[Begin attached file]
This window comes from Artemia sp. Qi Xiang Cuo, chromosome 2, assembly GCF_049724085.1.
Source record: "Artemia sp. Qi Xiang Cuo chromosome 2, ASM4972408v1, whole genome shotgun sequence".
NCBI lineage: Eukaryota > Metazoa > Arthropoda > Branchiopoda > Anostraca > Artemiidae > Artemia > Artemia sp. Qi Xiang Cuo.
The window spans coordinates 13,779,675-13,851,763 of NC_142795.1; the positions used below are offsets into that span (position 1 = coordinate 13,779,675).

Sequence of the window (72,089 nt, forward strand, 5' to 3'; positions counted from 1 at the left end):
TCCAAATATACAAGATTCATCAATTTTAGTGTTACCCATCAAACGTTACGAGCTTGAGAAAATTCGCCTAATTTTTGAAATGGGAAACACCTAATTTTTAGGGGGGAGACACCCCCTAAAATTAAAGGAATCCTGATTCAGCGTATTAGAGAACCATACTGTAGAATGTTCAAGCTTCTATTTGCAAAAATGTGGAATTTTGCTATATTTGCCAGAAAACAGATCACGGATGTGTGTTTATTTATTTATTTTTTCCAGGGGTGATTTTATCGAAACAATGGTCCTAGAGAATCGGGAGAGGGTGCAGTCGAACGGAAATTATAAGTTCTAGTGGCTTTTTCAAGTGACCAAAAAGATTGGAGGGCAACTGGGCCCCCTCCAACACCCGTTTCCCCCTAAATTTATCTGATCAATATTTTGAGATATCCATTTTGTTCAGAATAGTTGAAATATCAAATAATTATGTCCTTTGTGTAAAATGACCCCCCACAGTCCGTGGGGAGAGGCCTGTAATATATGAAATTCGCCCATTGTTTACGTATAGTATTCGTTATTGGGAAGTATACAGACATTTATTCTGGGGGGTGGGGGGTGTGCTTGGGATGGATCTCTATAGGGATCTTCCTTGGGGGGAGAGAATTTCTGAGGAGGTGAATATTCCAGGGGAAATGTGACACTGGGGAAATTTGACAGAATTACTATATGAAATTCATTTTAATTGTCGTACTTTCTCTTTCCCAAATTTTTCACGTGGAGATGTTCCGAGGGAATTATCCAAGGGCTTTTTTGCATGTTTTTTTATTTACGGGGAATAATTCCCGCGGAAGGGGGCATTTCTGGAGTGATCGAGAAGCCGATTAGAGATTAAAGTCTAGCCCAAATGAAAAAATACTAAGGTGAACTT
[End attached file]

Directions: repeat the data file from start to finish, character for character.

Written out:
This window comes from Artemia sp. Qi Xiang Cuo, chromosome 2, assembly GCF_049724085.1.
Source record: "Artemia sp. Qi Xiang Cuo chromosome 2, ASM4972408v1, whole genome shotgun sequence".
NCBI lineage: Eukaryota > Metazoa > Arthropoda > Branchiopoda > Anostraca > Artemiidae > Artemia > Artemia sp. Qi Xiang Cuo.
The window spans coordinates 13,779,675-13,851,763 of NC_142795.1; the positions used below are offsets into that span (position 1 = coordinate 13,779,675).

Sequence of the window (72,089 nt, forward strand, 5' to 3'; positions counted from 1 at the left end):
TCCAAATATACAAGATTCATCAATTTTAGTGTTACCCATCAAACGTTACGAGCTTGAGAAAATTCGCCTAATTTTTGAAATGGGAAACACCTAATTTTTAGGGGGGAGACACCCCCTAAAATTAAAGGAATCCTGATTCAGCGTATTAGAGAACCATACTGTAGAATGTTCAAGCTTCTATTTGCAAAAATGTGGAATTTTGCTATATTTGCCAGAAAACAGATCACGGATGTGTGTTTATTTATTTATTTTTTCCAGGGGTGATTTTATCGAAACAATGGTCCTAGAGAATCGGGAGAGGGTGCAGTCGAACGGAAATTATAAGTTCTAGTGGCTTTTTCAAGTGACCAAAAAGATTGGAGGGCAACTGGGCCCCCTCCAACACCCGTTTCCCCCTAAATTTATCTGATCAATATTTTGAGATATCCATTTTGTTCAGAATAGTTGAAATATCAAATAATTATGTCCTTTGTGTAAAATGACCCCCCACAGTCCGTGGGGAGAGGCCTGTAATATATGAAATTCGCCCATTGTTTACGTATAGTATTCGTTATTGGGAAGTATACAGACATTTATTCTGGGGGGTGGGGGGTGTGCTTGGGATGGATCTCTATAGGGATCTTCCTTGGGGGGAGAGAATTTCTGAGGAGGTGAATATTCCAGGGGAAATGTGACACTGGGGAAATTTGACAGAATTACTATATGAAATTCATTTTAATTGTCGTACTTTCTCTTTCCCAAATTTTTCACGTGGAGATGTTCCGAGGGAATTATCCAAGGGCTTTTTTGCATGTTTTTTTATTTACGGGGAATAATTCCCGCGGAAGGGGGCATTTCTGGAGTGATCGAGAAGCCGATTAGAGATTAAAGTCTAGCCCAAATGAAAAAATACTAAGGTGAACTT